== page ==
Like Millions of People in Syria… Even Hospitals Are Displaced

Workers at the Al-Yemdiyeh Hospital say the facility has changed location twice over the last six months as a result of raids which destroyed its previous two sites

The Al-Yemdiyeh Hospital has not stopped delivering medical services to wounded and sick coming from the Lattakia and Idleb countrysides in northern Syria, despite its building being destroyed following two air strikes on the facility.

The hospital has now moved underground in the Jebel al-Turkman region in the northern countryside of Lattakia province, as a fortified center protected from regime and Russian air raids, which do not distinguish between military and civilian installations, according to hospital officials.

Tawfiq Moussa, an official for administrative matters in the Al-Yemdiyeh Hospital, told the story of the hospital, saying that it had been established with the support of philanthropists and had been providing health services for five years.

Moussa told Anadolu that the hospital site had been changed twice over the last six months as a result of the air raids which have destroyed its previous two bases.

“When the hospital was hit by an air strike for the first time, we moved it to the closest point on the border with Turkey, but it was hit a second time, which wounded some of the hospital staff.”

He added that in an attempt to protect the hospital from getting hit a third time, a place was chosen at the foot of mountains and a building was built for it at a depth of 12 meters in order to fortify the center.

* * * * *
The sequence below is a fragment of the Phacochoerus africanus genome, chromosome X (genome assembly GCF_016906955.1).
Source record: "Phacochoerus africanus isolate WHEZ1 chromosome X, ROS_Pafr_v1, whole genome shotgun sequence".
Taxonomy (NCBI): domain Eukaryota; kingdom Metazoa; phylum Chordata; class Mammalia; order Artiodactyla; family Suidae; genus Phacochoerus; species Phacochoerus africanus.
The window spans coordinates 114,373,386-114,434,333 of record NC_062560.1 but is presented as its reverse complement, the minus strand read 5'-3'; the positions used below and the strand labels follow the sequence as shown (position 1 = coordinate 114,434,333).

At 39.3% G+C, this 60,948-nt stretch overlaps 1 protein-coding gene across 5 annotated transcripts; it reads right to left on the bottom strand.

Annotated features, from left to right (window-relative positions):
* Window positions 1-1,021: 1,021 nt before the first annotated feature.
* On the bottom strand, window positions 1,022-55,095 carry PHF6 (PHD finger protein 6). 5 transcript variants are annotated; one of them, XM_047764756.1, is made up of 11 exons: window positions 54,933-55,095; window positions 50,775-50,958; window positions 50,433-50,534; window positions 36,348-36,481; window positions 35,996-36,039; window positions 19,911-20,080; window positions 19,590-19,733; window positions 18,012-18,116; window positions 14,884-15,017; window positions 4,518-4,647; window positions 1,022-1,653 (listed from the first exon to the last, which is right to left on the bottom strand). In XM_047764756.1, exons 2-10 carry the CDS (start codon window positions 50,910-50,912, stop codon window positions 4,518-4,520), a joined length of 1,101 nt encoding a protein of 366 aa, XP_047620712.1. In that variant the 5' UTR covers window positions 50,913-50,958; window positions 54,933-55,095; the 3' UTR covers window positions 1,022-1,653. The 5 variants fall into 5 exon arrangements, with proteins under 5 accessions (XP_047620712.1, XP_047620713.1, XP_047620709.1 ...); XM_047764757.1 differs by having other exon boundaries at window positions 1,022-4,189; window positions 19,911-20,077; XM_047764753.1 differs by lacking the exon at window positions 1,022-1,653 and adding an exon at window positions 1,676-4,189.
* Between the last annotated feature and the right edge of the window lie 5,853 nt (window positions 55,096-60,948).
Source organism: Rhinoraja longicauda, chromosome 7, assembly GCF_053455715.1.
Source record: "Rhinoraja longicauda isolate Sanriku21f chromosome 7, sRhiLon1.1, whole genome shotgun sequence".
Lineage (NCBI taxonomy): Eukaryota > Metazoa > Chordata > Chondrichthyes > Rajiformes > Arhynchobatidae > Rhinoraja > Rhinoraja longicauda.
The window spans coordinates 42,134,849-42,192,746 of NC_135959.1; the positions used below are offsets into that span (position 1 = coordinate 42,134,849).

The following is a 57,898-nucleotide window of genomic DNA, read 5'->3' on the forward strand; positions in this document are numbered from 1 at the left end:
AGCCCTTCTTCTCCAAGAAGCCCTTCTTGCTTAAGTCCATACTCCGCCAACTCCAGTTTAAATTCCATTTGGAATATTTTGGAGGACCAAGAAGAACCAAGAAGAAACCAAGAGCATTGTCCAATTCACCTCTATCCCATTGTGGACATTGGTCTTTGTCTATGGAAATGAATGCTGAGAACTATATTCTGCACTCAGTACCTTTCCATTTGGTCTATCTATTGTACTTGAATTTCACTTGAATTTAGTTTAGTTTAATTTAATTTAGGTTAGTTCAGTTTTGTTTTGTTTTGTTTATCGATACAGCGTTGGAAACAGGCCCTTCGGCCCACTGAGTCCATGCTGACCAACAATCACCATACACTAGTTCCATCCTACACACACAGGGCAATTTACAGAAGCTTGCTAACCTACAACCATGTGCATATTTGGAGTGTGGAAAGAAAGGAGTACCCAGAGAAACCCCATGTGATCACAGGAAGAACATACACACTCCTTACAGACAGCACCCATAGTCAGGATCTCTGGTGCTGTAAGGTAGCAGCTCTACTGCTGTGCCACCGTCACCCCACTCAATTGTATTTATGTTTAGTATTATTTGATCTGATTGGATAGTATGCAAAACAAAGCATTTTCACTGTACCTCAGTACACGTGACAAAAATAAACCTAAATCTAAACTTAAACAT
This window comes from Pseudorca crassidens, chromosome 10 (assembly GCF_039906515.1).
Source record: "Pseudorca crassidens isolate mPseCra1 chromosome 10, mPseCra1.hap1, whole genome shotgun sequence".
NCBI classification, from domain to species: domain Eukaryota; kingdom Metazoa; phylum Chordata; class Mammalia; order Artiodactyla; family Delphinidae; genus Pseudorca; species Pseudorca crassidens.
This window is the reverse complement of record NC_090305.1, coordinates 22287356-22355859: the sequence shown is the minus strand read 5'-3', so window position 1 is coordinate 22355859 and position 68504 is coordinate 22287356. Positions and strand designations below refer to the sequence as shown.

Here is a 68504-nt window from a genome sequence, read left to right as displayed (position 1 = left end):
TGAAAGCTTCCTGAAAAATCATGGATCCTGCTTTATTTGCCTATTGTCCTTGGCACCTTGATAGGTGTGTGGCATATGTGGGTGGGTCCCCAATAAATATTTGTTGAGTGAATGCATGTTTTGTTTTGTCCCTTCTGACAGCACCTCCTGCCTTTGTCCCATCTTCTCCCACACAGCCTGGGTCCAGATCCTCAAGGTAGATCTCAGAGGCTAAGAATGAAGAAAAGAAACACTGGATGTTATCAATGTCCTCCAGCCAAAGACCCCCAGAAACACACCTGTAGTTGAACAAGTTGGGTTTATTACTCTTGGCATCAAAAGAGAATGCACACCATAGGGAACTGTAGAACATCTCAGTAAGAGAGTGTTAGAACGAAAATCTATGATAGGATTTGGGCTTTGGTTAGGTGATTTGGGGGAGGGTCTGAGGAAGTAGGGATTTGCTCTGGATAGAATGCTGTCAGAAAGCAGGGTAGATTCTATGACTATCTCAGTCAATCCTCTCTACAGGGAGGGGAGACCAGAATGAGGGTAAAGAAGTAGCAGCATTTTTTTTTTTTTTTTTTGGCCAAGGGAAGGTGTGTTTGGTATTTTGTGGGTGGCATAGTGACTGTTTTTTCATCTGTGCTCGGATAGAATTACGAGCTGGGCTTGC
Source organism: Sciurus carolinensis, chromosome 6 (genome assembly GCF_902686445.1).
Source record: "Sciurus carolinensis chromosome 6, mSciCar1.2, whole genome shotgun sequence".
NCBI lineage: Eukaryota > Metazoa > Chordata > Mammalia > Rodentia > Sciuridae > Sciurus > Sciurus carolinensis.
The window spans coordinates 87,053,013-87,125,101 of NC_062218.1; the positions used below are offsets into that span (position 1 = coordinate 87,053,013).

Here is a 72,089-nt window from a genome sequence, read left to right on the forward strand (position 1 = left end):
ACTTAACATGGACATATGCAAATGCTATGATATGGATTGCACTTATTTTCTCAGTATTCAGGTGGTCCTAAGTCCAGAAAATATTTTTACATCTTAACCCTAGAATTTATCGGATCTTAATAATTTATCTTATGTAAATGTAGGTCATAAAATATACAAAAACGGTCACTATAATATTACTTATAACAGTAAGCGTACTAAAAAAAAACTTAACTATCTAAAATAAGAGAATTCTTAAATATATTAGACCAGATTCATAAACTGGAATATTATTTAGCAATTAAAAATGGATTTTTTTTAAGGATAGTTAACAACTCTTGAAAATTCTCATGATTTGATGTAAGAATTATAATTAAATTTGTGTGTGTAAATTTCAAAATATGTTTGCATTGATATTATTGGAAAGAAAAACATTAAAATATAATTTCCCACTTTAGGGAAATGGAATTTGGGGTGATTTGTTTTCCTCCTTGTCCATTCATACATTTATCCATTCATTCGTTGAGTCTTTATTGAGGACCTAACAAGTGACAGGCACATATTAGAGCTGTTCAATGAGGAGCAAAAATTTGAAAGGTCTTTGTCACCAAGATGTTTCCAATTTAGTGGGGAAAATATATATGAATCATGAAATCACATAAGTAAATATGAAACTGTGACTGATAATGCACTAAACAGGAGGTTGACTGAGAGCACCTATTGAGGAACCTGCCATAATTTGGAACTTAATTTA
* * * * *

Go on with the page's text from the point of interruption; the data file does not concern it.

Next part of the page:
Moussa said that the digging operation was carried out by the medical staff on their own.

He said: “The hospital has not stopped providing services for five years. We built the latest building for the hospital on an area of 100 square meters. It includes an operations room, a lab for medical analysis, a room for medical imaging, and a pharmacy.”

The hospital is currently working with a medical team composed of 44 people, including seven doctors, who provide services to people throughout the region, according to Moussa.

He added: “Everything the hospital needs has been set up underground. In this way, it ensures the safety of the medical team as well as the patients. However, we offer services in very poor conditions, like humidity, and there is no electricity current, and so we have to use generators to produce energy.”

Doctor Abou Farqan said that the hospital had been previously hit by “bombardment, and we survived it since we were in the basement.” He said that this bombardment had caused heavy damage to the hospital building, and it lost the ability to provide services. He added that after the strike, “we changed its location before another strike could hit us. Now we’ve dug underground and established a new building for the hospital.”

He continued: “We provide humanitarian services to everyone without distinguishing between Arab, Turkmen, Kurds or Armenians. We don’t ask anyone about their religion, ethnicity or political opinions. The place is for providing humanitarian services and not for holding people to account. The priority is to save human lives.”

This article was translated and edited by The Syrian Observer. Responsibility for the information and views set out in this article lies entirely with the author.

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